Industry Companies Life

Corporate law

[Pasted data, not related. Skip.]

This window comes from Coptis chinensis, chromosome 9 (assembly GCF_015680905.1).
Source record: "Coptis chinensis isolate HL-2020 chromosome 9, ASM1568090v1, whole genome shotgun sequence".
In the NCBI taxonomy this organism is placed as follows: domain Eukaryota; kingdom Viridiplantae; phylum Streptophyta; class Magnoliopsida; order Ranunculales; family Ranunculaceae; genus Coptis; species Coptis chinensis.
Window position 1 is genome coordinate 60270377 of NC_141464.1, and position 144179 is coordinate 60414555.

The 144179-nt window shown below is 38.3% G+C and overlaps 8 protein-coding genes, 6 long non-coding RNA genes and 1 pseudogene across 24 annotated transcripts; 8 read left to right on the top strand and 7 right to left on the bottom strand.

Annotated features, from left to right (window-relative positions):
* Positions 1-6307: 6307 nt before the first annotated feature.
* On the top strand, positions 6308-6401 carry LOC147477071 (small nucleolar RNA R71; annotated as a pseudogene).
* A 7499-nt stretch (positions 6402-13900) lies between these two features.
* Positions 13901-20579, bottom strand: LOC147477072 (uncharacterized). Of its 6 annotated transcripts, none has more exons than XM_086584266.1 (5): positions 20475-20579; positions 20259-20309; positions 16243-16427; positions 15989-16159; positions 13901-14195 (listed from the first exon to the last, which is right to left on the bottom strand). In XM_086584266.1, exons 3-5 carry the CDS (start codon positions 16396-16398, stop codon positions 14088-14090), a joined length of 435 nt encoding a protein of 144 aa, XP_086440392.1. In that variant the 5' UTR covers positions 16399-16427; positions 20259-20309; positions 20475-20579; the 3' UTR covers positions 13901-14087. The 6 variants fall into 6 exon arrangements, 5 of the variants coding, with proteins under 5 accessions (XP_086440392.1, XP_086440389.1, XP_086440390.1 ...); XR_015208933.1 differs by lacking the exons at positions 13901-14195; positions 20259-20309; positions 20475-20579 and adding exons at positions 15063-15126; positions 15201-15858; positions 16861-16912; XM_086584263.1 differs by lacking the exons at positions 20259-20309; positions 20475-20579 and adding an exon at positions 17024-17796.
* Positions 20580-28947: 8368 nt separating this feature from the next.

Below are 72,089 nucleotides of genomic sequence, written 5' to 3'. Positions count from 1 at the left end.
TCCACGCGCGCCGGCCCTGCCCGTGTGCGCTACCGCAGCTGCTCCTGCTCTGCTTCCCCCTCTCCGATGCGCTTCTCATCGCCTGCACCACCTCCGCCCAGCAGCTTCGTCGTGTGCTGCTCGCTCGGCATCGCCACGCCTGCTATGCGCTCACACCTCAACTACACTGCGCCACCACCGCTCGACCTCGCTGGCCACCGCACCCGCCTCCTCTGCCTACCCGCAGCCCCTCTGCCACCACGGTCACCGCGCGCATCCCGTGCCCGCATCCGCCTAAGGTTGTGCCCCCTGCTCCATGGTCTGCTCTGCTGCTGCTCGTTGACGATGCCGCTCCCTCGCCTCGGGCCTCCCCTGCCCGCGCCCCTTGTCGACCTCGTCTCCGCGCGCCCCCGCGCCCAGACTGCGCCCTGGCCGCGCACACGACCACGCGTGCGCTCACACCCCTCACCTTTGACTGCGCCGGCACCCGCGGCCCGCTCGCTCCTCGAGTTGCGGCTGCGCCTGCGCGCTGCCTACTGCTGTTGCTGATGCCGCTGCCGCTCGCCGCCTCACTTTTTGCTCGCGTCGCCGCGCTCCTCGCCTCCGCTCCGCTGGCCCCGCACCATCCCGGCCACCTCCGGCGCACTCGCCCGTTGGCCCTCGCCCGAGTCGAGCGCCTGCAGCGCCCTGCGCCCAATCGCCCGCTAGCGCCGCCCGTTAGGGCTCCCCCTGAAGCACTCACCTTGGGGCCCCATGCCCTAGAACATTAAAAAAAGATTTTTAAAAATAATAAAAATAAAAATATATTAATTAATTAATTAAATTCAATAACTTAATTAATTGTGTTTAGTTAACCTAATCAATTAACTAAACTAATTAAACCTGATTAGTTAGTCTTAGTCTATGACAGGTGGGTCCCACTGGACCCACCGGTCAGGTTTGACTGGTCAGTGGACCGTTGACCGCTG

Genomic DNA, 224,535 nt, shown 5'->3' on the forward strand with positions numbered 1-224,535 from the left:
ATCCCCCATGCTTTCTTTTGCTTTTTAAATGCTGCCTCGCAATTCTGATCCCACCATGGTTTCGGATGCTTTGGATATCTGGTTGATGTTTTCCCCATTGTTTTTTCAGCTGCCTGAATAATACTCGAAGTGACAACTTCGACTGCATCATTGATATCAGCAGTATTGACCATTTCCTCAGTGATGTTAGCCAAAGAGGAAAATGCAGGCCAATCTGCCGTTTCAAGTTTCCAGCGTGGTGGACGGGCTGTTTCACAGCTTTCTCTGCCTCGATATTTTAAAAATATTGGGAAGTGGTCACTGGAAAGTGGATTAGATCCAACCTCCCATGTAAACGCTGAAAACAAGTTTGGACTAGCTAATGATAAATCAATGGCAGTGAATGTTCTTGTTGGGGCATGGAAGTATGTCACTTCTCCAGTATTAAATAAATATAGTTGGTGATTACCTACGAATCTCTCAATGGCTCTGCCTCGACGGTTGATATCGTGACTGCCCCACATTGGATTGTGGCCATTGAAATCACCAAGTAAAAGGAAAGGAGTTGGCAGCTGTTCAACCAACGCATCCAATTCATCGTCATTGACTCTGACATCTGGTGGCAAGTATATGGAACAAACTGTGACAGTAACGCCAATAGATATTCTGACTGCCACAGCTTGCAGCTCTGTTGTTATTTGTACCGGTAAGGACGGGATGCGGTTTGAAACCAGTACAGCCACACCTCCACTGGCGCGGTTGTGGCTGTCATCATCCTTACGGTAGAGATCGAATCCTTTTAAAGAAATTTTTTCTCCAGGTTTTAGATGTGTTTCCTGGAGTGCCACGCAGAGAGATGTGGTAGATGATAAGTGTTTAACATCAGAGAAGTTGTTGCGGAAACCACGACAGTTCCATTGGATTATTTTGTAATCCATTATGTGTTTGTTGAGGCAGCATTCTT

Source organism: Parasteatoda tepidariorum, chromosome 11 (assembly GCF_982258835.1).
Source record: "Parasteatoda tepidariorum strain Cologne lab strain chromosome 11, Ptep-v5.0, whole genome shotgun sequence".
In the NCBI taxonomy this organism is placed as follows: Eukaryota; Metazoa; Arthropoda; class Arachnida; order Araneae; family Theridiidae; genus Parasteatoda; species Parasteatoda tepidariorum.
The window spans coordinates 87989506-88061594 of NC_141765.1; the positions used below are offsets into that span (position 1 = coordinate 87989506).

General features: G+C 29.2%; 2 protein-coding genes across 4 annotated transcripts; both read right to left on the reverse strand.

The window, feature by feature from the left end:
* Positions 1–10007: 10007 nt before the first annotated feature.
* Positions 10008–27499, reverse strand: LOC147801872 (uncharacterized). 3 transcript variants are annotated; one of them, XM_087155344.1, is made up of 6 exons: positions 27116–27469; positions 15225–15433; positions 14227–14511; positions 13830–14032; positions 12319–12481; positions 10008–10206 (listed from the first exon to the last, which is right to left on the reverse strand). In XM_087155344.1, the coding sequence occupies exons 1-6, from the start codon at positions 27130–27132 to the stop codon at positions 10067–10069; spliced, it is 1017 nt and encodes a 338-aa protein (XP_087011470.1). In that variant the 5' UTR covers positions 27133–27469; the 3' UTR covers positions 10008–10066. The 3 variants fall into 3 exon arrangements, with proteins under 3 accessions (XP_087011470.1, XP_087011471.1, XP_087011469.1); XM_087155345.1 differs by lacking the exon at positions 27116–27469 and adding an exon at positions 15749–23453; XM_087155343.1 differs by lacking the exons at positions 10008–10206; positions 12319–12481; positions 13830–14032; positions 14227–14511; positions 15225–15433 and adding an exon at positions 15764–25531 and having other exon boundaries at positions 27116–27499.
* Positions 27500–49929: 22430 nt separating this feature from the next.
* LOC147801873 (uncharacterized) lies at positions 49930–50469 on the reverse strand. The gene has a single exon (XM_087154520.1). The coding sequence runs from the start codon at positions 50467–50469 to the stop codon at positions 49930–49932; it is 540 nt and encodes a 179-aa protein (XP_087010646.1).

The existence of a corporation requires a special legal framework and body of law that specifically grants the corporation legal personality, and typically views a corporation as a fictional person, a legal person, or a moral person (as opposed to a natural person). Corporate statutes typically empower corporations to own property, sign binding contracts, and pay taxes in a capacity separate from that of its shareholders (who are sometimes referred to as "members"). According to Lord Chancellor Haldane, ...a corporation is an abstraction. It has no mind of its own any more than it has a body of its own; its active and directing will must consequently be sought in the person of somebody who is really the directing mind and will of the corporation, the very ego and centre of the personality of the corporation. —Lennard's Carrying Co Ltd v Asiatic Petroleum Co Ltd [1915] AC 705 The legal personality has two economic implications. First it grants creditors (as opposed to shareholders or employees) priority over the corporate assets upon liquidation. Second, corporate assets cannot be withdrawn by its shareholders, nor can the assets of the firm be taken by personal creditors of its shareholders. The second feature requires special legislation and a special legal framework, as it cannot be reproduced via standard contract law.[25] Unlike a partnership or sole proprietorship, shareholders of a modern business corporation have "limited" liability for the corporation's debts and obligations.[26] As a result, their losses cannot exceed the amount which they contributed to the corporation as dues or payment for shares. This enables corporations to "socialize their costs" for the primary benefit of shareholders; to socialize a cost is to spread it to society in general.[27] The economic rationale for this is that it allows anonymous trading in the shares of the corporation, by eliminating the corporation's creditors as a stakeholder in such a transaction. Without limited liability, a creditor would probably not allow any share to be sold to a buyer at least as creditworthy as the seller. Limited liability further allows corporations to raise large amounts of finance for their enterprises by combining funds from many owners of stock. Limited liability reduces the amount that a shareholder can lose in a company. This increases the attraction to potential shareholders, and thus increases both the number of willing shareholders and the amount they are likely to invest. However, some jurisdictions also permit another type of corporation, in which shareholders' liability is unlimited, for example the unlimited liability corporation in two provinces of Canada, and the unlimited company in the United Kingdom. Another advantage is that the assets and structure of the corporation may continue beyond the lifetimes of its shareholders and bondholders. This allows stability and the accumulation of capital, which is thus available for investment in larger and longer-lasting projects than if the corporate assets were subject to dissolution and distribution. This was also important in medieval times, when land donated to the Church (a corporation) would not generate the feudal fees that a lord could claim upon a landholder's death. In this regard, see Statute of Mortmain. (However a corporation can be dissolved by a government authority, putting an end to its existence as a legal entity. But this usually only happens if the company breaks the law, for example, fails to meet annual filing requirements, or in certain circumstances if the company requests dissolution.)

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